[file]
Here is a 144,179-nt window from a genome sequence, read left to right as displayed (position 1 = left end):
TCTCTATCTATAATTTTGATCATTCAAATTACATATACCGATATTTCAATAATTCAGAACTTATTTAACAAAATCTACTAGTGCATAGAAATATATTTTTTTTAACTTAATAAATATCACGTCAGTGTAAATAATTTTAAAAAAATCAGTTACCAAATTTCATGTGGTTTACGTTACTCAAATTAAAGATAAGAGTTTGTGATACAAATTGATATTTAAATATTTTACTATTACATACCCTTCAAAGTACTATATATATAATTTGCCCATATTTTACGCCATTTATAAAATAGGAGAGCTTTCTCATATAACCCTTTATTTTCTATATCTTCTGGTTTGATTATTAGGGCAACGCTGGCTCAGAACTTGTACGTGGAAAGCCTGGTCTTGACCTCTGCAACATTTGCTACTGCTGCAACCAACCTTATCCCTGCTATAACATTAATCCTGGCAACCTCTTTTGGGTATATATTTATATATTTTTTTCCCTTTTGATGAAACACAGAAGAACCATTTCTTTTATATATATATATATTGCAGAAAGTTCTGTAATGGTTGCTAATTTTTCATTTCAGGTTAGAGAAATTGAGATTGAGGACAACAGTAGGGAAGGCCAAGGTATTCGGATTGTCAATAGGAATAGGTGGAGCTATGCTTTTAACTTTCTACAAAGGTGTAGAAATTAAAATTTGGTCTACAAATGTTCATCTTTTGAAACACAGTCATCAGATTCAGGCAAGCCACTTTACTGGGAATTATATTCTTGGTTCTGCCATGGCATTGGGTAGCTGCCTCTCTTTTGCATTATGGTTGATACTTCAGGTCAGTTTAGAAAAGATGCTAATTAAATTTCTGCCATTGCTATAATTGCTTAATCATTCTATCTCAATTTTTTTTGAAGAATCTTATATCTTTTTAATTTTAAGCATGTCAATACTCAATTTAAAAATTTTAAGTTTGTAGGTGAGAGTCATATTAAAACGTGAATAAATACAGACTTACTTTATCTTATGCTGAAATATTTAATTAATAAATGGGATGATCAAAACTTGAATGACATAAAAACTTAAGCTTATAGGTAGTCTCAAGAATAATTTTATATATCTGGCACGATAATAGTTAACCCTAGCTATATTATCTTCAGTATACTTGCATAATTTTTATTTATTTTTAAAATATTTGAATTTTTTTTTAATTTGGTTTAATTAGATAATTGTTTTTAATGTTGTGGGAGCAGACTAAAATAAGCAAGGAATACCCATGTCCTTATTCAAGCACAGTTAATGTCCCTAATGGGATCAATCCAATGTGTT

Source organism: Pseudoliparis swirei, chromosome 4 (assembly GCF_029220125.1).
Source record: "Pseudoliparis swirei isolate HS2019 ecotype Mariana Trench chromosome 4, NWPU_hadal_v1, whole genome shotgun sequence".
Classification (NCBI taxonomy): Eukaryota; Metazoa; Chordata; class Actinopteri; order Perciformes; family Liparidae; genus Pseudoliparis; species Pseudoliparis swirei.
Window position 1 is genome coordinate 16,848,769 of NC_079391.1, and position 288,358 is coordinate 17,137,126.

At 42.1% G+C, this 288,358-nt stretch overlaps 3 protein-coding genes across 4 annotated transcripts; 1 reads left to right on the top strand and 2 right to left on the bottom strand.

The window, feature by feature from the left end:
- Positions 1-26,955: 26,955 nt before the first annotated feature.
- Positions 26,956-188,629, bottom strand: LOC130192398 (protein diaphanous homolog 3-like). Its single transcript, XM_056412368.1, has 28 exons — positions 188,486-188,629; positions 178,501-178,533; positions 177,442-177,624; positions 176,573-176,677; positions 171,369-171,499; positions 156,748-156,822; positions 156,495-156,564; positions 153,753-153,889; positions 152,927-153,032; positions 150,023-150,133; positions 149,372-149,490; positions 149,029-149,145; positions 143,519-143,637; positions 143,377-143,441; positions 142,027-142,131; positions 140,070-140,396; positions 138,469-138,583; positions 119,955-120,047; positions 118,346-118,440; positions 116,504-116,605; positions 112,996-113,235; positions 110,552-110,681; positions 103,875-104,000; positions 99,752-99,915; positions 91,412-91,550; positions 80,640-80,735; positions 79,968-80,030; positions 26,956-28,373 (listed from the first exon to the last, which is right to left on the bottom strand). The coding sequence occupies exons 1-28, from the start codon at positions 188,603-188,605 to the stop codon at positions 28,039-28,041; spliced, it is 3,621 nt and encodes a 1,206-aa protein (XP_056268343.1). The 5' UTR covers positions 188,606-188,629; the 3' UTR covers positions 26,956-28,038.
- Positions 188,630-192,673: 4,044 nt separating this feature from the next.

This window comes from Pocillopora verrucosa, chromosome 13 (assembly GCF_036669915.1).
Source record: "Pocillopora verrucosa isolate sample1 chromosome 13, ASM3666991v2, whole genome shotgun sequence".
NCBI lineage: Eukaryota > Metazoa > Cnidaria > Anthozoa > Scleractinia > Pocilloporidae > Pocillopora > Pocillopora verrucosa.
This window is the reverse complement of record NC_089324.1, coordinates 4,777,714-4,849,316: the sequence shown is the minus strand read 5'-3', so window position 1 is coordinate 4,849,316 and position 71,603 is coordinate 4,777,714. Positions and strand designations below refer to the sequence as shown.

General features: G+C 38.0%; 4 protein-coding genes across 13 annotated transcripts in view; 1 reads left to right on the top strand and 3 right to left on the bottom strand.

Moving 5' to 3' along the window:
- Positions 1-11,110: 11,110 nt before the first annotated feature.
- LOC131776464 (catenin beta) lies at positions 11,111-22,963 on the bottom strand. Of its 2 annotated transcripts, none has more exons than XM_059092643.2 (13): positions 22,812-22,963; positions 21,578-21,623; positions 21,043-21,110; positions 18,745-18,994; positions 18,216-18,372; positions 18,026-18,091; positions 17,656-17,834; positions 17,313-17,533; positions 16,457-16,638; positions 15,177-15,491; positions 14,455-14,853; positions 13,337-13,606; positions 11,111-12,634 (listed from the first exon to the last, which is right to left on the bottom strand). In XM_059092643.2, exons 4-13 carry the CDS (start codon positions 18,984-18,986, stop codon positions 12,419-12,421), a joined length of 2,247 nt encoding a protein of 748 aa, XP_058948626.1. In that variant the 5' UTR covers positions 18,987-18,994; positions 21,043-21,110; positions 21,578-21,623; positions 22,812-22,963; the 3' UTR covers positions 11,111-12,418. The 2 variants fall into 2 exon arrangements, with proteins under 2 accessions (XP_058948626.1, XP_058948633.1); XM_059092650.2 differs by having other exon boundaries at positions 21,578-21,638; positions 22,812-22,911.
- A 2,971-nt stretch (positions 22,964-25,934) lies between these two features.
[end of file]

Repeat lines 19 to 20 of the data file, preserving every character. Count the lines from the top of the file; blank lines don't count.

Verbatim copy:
- LOC131776464 (catenin beta) lies at positions 11,111-22,963 on the bottom strand. Of its 2 annotated transcripts, none has more exons than XM_059092643.2 (13): positions 22,812-22,963; positions 21,578-21,623; positions 21,043-21,110; positions 18,745-18,994; positions 18,216-18,372; positions 18,026-18,091; positions 17,656-17,834; positions 17,313-17,533; positions 16,457-16,638; positions 15,177-15,491; positions 14,455-14,853; positions 13,337-13,606; positions 11,111-12,634 (listed from the first exon to the last, which is right to left on the bottom strand). In XM_059092643.2, exons 4-13 carry the CDS (start codon positions 18,984-18,986, stop codon positions 12,419-12,421), a joined length of 2,247 nt encoding a protein of 748 aa, XP_058948626.1. In that variant the 5' UTR covers positions 18,987-18,994; positions 21,043-21,110; positions 21,578-21,623; positions 22,812-22,963; the 3' UTR covers positions 11,111-12,418. The 2 variants fall into 2 exon arrangements, with proteins under 2 accessions (XP_058948626.1, XP_058948633.1); XM_059092650.2 differs by having other exon boundaries at positions 21,578-21,638; positions 22,812-22,911.
- A 2,971-nt stretch (positions 22,964-25,934) lies between these two features.